Rebuilding and subdividing
Lisa Shearon, July 2016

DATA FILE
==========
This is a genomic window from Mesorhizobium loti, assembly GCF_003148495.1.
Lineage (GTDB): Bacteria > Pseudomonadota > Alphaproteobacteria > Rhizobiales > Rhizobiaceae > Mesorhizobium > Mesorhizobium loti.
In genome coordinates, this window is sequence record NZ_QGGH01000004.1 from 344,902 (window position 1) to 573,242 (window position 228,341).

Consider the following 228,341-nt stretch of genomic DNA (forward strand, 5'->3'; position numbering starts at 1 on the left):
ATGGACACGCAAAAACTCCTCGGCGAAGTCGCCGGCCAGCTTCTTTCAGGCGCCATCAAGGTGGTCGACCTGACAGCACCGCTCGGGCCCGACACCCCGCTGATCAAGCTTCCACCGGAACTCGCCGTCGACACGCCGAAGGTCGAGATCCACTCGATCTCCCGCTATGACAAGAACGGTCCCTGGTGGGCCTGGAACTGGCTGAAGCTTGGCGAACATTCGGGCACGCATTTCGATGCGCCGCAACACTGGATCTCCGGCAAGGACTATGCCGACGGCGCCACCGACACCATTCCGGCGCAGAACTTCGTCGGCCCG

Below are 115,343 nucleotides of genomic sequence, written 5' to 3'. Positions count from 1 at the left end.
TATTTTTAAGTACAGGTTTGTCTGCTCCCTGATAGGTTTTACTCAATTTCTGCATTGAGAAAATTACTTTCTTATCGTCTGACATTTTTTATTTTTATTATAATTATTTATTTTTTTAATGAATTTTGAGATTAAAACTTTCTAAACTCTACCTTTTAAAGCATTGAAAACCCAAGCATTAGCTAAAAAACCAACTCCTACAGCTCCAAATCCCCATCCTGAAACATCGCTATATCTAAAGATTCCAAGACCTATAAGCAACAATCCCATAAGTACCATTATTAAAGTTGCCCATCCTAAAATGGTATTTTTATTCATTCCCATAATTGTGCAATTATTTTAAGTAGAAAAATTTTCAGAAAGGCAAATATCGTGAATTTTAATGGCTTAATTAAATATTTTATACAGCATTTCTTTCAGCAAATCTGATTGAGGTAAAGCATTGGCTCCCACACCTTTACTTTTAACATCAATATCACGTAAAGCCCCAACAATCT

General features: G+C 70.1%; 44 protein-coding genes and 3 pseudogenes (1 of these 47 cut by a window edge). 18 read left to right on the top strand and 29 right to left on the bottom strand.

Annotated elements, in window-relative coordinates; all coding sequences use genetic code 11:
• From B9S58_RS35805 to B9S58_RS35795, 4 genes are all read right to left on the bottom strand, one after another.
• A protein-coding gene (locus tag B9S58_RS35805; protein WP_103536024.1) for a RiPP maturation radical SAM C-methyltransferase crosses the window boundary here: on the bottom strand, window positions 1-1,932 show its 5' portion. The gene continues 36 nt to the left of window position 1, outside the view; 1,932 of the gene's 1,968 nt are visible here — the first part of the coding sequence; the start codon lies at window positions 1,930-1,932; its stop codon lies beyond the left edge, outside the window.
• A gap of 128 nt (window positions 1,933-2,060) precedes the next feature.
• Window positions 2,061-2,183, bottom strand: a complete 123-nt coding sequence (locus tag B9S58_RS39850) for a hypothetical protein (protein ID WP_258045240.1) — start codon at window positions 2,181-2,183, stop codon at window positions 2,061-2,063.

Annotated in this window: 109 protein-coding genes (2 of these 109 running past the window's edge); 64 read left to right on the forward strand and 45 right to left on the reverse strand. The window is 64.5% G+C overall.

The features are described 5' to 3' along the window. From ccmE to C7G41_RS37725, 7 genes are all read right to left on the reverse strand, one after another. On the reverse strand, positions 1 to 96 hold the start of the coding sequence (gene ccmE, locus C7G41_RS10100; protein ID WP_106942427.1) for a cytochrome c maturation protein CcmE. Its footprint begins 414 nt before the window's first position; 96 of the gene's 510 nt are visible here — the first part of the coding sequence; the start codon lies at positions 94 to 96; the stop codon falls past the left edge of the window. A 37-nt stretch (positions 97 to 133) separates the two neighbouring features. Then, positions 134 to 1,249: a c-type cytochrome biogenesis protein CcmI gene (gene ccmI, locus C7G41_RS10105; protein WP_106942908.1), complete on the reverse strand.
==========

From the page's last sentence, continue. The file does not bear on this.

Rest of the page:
Love where you live, but not quite so keen on the home you live in? It could be time to consider demolition. It sounds dramatic, but it’s actually a fairly straightforward process – so long as you do your homework, and enlist the help of experienced professionals. Although many people love character homes, it’s usually far more cost effective to rebuild than refurbish. If done correctly, a rebuild or subdivision project offers huge gains in return for the hard work and financial investment. Future maintenance costs are also much lower on a newer home than on an older property, and you can take advantage of advances in technology. Before making the decision to rebuild or subdivide, ask this question: what is real estate worth in your suburb? Are you better off renovating, rebuilding, or subdividing your block? Talk to local real estate agents, scour the property pages, and take a walk around your suburb – just get a feel for what property and land are worth. The next step in any rebuild or subdivision project is considering the zoning. The Department of Planning in your State is a great source of information on what is allowed in terms of development and the different regulations with which developers must comply. Successful rebuilds and subdivisions have one thing in common: a great builder. They can provide information on zoning and any local authority regulations that may affect the project. They will also undertake a site assessment of the customer’s block and complete a project feasibility. Most builders who specialise in such developments will have trained designers who can produce one-off designs as part of a building agreement. This is particularly important if you want your new home to be energy efficient – you’ll want a solar-passive design that makes the most of northern light, and other sustainable design principles. Prior to beginning any rebuild or subdivision project, do your sums – this will avoid over-capitalising and major financial blow-outs. The most important thing is to complete a thorough feasibility and ensure that all costs to undertake the project have been considered. Properly accounting for the dollars to be spent and the time the project will take, take much of the stress out of a redevelopment project. There are some horror stories of redevelopments gone awry, but getting the proper advice and being sensible with the numbers will make sure yours is not one of them.